Whether you've heard of her or not -- or even if you have no interest in fashion, magazines or fashion magazines -- I can't imagine anyone not thoroughly enjoying "Diana Vreeland: The Eye Has to Travel," the joyous documentary about the famed Harper's Bazaar and Vogue editor, who became a powerhouse in the world of fashion and beauty despite no education and a rather unfortunate appearance, eventually becoming a celebrity in her own right. (Harper's editor in chief Carmel Snow offered Vreeland a job after merely seeing her dancing in a club one night looking incredibly stylish in Chanel!) Based on memoir interviews conducted by George Plimpton and chuck full o' glorious television appearances with the likes of Diane Sawyer, Jane Pauley, Mike Douglas and Dick Cavett, Mrs. Vreeland could hardly answer a question -- no matter how dark or serious the topic -- without giving a hilarious sound bite of a response. As fashionistas know, Vreeland was the original devil who wore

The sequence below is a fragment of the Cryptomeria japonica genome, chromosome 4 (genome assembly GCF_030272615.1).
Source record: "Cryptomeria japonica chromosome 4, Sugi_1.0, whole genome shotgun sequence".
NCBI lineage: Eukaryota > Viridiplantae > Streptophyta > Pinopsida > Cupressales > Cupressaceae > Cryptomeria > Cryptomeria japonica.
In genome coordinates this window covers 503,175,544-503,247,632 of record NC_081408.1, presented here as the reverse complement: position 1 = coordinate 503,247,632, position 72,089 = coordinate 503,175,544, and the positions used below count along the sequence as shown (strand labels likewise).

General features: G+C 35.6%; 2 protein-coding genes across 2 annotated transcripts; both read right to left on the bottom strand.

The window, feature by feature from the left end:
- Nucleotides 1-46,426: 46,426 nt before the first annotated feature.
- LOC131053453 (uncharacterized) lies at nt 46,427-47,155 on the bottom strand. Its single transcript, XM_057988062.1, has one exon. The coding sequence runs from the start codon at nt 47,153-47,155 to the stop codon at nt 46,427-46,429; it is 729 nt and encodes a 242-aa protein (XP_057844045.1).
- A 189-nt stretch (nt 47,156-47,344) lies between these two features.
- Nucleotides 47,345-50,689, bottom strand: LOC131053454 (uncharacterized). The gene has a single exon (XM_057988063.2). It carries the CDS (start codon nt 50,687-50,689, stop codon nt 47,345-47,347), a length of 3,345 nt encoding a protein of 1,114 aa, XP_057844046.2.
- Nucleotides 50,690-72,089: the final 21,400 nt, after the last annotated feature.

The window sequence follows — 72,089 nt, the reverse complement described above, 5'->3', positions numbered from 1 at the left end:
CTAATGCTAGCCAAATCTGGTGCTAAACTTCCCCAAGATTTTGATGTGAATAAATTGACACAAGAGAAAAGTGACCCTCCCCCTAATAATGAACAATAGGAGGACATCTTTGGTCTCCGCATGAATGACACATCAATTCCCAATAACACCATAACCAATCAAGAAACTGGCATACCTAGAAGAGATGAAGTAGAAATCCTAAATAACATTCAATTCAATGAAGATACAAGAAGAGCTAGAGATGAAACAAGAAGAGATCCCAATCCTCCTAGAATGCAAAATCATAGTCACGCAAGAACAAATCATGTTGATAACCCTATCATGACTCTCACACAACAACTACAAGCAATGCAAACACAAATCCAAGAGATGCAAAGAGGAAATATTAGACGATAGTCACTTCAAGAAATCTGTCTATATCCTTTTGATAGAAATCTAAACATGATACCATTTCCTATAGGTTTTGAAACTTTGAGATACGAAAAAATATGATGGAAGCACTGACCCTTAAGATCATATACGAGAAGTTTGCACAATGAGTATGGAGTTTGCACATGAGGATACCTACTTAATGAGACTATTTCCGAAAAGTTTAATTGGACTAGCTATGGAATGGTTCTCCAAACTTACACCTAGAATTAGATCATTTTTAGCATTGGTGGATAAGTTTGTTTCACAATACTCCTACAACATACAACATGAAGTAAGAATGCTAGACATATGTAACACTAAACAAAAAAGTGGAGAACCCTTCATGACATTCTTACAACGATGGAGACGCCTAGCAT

Prada Chanel, who ruled her magazine with an iron fist, discovered Lauren Bacall, Twiggy and Edie Segweick, advised Jacqueline Kennedy and later turned the Costume Institute of the Metropolitan Museum of Art into the preeminent New York social gala of the year. (Anna Wintour now oversees the event.) She also had a film based on her legendarily difficult reputation as a boss, "Who Are You, Polly Magoo?" (1964)., as well as a character based on her in "Lady in the Dark" (1941). (That is not a typo -- she started at Harper's in 1937 and was editor in chief of Vogue until 1971.) Sure, the documentary treads lightly on less pleasant subjects, like the fact that her mother openly favored her more beautiful younger sister (even a Psych 101 student could figure that one out!), and that Vreeland's two sons felt nothing they could do could measure up to her hanging out with Jack Nicholson and Warren Beatty at Studio 54. But Diana was all about turning your weaknesses into your strengths. So while the kids may have suffered at the hand of their mother's distracted child-rearing technique -- the resentment practically jumps off the screen during Frederick and Tim Vreeland's periodic appearances -- Diana's trailblazing career and self-styled rise to prominence are the film's greatest strengths.